December 16, 2014 - Nom Geo
And now for something completely different – Skarn Notes
I recently had cause to work on a mineralized skarn prospect. Here are my generalized notes on skarn type mineralization.
A brief description of skarn deposits is included here for the benefit of those who are unfamiliar with this type of mineralization. It is based on a paper by Webster and Ray, 1991.
Skarn type mineral deposits can be economic sources of gold, molybdenite, copper, silver and a number of other elements and represent an alternative resource type to the more frequently encountered vein and stockwork hosted, hydrothermal ores.
Skarn is a coarse grained calcium or magnesium silicate alteration formed at relatively high temperatures by the replacement of the original, usually carbonate rich rocks. Skarns are often rich in Fe, Al, Mn and other metallic elements. There are several types of skarn and skarn formation models, as well as different types of skarn zonation relative to the magmatic heat source. In brief the two chief modes are:
· Reaction skarn which is formed by localized metasomatic reactions between two reactive lithologies.
· Infiltration skarn which is metasomatically formed by the infiltration of hydrothermal fluids.
The majority of the known skarn ore deposits are of the infiltration type and it is the infiltration type that is described below.
There are distinct zones of alteration within an infiltration skarn occurrence. These zones, determined by zonation within the garnet bearing, retrograde skarn zone are associated with concentrations at ore levels.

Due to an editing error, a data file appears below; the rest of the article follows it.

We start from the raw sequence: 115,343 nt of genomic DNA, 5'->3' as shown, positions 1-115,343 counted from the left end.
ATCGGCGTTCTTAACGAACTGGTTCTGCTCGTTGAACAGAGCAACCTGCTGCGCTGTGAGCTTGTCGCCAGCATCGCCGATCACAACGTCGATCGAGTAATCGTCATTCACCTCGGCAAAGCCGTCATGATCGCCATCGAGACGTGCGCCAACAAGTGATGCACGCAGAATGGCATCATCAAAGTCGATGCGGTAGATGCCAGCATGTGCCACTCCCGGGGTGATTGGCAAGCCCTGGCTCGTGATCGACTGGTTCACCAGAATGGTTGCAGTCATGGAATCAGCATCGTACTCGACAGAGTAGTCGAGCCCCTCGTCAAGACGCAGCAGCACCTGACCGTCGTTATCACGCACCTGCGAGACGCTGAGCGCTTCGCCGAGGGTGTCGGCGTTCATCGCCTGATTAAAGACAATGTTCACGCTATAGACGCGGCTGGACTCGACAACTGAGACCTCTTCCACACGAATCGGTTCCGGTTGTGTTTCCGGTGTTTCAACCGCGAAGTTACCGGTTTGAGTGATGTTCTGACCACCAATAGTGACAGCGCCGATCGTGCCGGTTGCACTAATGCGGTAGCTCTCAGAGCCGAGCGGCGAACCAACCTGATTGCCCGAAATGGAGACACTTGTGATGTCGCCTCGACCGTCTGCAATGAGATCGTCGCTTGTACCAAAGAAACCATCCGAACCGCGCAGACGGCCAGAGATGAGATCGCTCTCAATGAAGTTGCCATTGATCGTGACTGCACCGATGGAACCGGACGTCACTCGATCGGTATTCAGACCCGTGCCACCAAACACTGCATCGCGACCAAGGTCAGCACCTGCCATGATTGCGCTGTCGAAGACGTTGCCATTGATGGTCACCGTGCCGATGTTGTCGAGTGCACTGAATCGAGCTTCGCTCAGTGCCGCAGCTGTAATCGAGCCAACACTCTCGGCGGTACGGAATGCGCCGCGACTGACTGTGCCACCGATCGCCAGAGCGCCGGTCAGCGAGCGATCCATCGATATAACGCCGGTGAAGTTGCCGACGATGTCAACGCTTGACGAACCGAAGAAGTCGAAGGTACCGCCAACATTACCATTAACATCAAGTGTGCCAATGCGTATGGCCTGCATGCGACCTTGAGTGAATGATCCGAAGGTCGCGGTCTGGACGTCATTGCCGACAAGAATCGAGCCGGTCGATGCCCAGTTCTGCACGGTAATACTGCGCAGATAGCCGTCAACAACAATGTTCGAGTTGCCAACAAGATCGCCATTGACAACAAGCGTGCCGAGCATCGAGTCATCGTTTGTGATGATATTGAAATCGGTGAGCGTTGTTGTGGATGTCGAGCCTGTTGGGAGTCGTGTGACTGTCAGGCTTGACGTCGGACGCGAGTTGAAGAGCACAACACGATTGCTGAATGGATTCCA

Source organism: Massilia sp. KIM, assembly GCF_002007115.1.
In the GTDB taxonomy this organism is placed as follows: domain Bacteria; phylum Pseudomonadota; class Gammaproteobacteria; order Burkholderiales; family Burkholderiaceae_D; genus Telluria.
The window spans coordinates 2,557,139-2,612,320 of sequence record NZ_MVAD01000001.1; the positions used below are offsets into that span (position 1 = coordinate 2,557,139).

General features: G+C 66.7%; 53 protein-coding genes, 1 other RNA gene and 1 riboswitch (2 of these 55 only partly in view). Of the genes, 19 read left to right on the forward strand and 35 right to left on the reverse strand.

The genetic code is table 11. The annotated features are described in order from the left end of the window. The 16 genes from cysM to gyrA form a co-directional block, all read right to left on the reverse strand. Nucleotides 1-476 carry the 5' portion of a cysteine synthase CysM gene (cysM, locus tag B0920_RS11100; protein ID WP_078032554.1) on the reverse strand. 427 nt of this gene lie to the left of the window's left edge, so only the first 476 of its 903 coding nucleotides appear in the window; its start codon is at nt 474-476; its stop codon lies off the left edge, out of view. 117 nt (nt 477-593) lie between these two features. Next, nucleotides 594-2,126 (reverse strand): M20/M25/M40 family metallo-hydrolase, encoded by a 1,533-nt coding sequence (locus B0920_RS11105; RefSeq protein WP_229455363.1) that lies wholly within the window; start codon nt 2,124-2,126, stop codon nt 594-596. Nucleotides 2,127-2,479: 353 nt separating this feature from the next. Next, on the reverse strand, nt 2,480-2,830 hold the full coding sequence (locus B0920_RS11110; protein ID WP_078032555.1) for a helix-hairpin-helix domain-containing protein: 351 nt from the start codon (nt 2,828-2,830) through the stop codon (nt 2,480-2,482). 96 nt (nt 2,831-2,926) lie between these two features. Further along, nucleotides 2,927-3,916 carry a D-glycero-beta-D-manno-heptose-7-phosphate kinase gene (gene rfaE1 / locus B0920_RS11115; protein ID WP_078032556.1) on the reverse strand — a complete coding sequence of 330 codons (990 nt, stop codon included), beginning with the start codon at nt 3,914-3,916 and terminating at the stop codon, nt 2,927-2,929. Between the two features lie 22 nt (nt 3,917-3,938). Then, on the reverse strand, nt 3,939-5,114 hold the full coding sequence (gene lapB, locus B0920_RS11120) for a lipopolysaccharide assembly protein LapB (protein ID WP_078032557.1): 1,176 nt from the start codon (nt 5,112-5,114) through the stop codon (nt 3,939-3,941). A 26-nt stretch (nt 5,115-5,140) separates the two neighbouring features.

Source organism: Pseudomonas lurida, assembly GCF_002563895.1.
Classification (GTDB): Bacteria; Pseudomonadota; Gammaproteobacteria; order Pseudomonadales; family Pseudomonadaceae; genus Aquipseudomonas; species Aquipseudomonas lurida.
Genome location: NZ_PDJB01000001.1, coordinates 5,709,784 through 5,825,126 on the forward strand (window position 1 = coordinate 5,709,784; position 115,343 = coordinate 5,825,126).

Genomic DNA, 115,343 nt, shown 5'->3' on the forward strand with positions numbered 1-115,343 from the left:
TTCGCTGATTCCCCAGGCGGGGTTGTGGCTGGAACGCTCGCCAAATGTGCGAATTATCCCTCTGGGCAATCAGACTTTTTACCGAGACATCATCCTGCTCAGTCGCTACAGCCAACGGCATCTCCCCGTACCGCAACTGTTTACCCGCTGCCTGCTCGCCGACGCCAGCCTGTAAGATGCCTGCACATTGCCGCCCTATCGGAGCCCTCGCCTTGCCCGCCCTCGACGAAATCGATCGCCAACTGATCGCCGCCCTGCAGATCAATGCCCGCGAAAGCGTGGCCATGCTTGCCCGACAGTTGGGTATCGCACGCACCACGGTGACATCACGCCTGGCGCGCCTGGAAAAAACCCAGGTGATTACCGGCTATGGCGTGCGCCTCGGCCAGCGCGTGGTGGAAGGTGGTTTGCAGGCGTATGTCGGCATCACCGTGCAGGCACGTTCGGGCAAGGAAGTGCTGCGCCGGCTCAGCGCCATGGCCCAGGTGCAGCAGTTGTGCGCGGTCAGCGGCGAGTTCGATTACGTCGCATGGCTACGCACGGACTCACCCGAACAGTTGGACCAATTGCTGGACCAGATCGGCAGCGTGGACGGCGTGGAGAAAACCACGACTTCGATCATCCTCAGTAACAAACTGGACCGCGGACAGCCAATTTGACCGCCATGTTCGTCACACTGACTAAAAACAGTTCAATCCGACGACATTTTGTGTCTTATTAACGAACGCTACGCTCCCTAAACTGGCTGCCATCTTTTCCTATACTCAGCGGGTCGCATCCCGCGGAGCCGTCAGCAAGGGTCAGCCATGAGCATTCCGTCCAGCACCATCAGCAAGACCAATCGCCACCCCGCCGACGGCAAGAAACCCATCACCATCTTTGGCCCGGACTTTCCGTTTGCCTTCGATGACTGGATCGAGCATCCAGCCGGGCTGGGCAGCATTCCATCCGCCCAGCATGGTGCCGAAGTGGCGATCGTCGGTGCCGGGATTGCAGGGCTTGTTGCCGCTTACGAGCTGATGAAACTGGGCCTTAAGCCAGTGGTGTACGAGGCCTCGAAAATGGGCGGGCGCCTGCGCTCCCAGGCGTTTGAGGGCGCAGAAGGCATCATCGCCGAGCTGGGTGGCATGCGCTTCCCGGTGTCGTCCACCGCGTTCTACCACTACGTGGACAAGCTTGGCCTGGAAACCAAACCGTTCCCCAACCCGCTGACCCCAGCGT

Close to the intrusion itself, proximal skarn can be divided into endoskarn where the intruding plutonic rock is itself locally altered, and proximal exoskarn where the country rock is altered to a garnet and pyroxene exoskarn. The proximal skarn occurrences are controlled by both hydrothermal fluid pathways and the heat envelope, often in hornfels and also further out from the intrusive body. Further out from the magmatic intrusion distal, pyroxene exoskarn is formed. Its formation is controlled by the hydrothermal fluid pathways. The degree of alteration of skarn is also higher closest to the hydrothermal pathways and to the intrusive body itself. Exoskarn can also form a long way from the magmatic source wherever structural pathways allow the hydrothermal fluids to travel. In this case, the skarn envelope occurs in association with the hydrothermal fluid flows, which are in turn controlled by faults, fractures and bedding planes.
It is exoskarn that is the site of most known ore occurrences, and the distribution of the most concentrated ores are thought to be proximal to epithermal fluids flowing along faults, fractures and beddings planes.
The process of concentration of metals into ores only occurs after the alteration of calcic rocks to skarn is largely complete. Formation of the original skarn is followed by a process of retrograde alteration where cooling and epithermal fluid flows will cause new minerals to form by the recrystallization of part the skarn. This is thought to occur mainly in the garnet – pyroxene (proximal) skarn zone. It is within this smaller volume of retrograde alteration in which yet smaller lobes of concentrated ores can form. The model of skarn formation thus means that the distribution of ore within skarn zones is discontinuous leading to difficulties in the delineation of reserves.
Image: Skarn ore formation diagram drawn by me but modified after Ray and Webster 1991.
Minerals that are associated with limestone (calcic) exoskarn are garnet, clinopyroxene, and wollastonite and the magnesium (dolomitic) skarns also can also contain olivine, serpentinite and orthopyroxene while the retrograde alteration zones will contain amphibole, chlorite and epidote and if magnesium rich, amphibole, talc and serpentinite. Pyrite and magnetite are common in both types.
There is a strong association between gold and copper skarns and sulphide minerals such as chalcopyrite, pyrrhotite, pyrite and bornite as well as arsenopyrite.